Who is this article for?
CrashPlan for Enterprise, no.
Code42 for Enterprise, yes.
CrashPlan for Small Business, yes.
This article explains the concepts that CrashPlan uses to back up your data.
In this example scenario, CrashPlan is using its default settings and is backing up your user home directory.
CrashPlan constantly watches for new and changed files within your home directory with what we call the real-time file watcher. It adds new and changed files to a to-do list. When you create a document, the real-time file watcher sees that you've created this document and adds it to the to-do list for backup.
This is what happens when CrashPlan starts backing up your document:
- Backup begins with a process called data de-duplication. CrashPlan analyzes a small piece of the file (a block), and checks to see if that block was backed up previously.
- If CrashPlan determines that it has already backed up this block, CrashPlan moves on and analyzes the next block.
- If the block has not yet been backed up, CrashPlan:
- Compresses the block to save storage space
- Encrypts the block to secure the data
- Sends the block to the backup destination
Data is securely encrypted throughout this process.
The process repeats for the next block within the file until CrashPlan has analyzed and backed up the entire file. In this way, only unique information is backed up, which saves bandwidth and storage and makes restoring faster.
Data de-duplication occurs on each computer. If you have the same file on two different computers, the file will be backed up twice—once for each computer.
New files and file changes
When you make changes to the document, CrashPlan's real-time file watcher sees that the file has changed, and CrashPlan puts the file back into the to-do list. Only the changes are actually sent to the destination, however, not the entire file. The changes are backed up while you work, creating a new version of your document.
In this example, you've added a paragraph (highlighted in red):
- CrashPlan's data de-duplication scans the file looking for new blocks of data.
- The new (red) data blocks are:
- Compressed to save space
- Encrypted for security
- Transmitted to the backup destination for storage
By default, a new version of the file is backed up every 15 minutes. This interval is controlled by the New version setting. We recommend keeping the 15-minute default in most cases.
How CrashPlan detects changes
CrashPlan checks for changes in two ways to make sure your changes are backed up:
- A real-time file watcher
- Uses few resources because it works directly with your computer's operating system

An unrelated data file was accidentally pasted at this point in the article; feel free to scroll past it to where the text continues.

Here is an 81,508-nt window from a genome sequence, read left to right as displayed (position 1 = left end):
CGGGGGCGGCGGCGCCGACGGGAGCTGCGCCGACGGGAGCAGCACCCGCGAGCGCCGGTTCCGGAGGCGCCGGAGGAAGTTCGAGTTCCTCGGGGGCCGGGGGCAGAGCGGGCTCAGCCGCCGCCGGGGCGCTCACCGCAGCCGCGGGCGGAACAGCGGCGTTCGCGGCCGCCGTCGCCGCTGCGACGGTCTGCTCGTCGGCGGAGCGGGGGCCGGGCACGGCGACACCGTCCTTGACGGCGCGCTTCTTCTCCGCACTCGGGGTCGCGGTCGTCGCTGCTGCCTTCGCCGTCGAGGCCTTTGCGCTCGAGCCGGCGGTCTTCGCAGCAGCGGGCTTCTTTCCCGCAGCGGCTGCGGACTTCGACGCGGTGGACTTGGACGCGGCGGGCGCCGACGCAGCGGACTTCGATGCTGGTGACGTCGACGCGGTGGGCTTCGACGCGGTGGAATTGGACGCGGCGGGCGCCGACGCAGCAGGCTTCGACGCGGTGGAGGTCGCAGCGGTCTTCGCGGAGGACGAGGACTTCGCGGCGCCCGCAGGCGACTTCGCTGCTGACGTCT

- Works in the background without you noticing
- File system scan
- Requires more resources
- Runs at 3 am (by default) to avoid interfering with you while you're using your computer
Prioritize files for backup
Of course, you probably have more than one file on your computer that you'd like backed up. CrashPlan backs up the newest and most recently changed files first. This ensures that the most recent versions of your files—what you're working on right now—are backed up first, using this priority order:
- Newer, smaller files
- Newer, larger files
- Older, smaller files
- Older, larger files
If you have very large files that change frequently (such as multiple-GB virtual machine disks), and it seems like backup never completes, try creating a backup set for those large files with a longer New version interval. This gives CrashPlan more time to back up other files before it needs to back up the changes within the very large file or files.
Specify backup priority
If you choose to enable backup sets, you can specify the priority of each set. This allows you to specify which files should be backed up first, if your situation doesn't fit the default prioritization above.
When multiple backup sets back up to a single destination, there are some special considerations for nonstandard backup settings.
Back up to multiple destinations
We always recommend that you back up to multiple backup destinations. When CrashPlan backs up to multiple destinations, it sends files to each destination at the same time. This ensures that each destination has the same collection of files.
CrashPlan stores each computer's backup is stored separately at each destination. Because each computer's backup is in a separate folder, you can seed your backup to another computer by physically transporting a backup folder there.
In this example, John and Michelle are backing up to Chris. This is what it looks like on Chris's computer:
Is my backup starting over?
Occasionally, CrashPlan's data de-duplication needs to re-scan your files to see what's already been backed up. When this happens, it may look like CrashPlan is backing up all your files from the beginning, but it is actually reviewing each block to see what's been backed up already. If CrashPlan is re-scanning your files, you may see one or more of the following:
- Progress is much, much faster than a full initial backup because information that has already been backed up is not re-sent.
- All your files are available for restore during this process.
- The amount of space used by your backed up files at the destination is consistent with the size of your file selection and backup completion percentage. To verify the amount of space used:
- Select Destinations and choose a destination type (for example, Cloud)
- Select a destination and note the Space used.
CrashPlan's cache includes information on de-duplicated data. You'll experience the above behavior if CrashPlan needs to rebuild its cache for any reason. This is something that happens on occasion under normal use.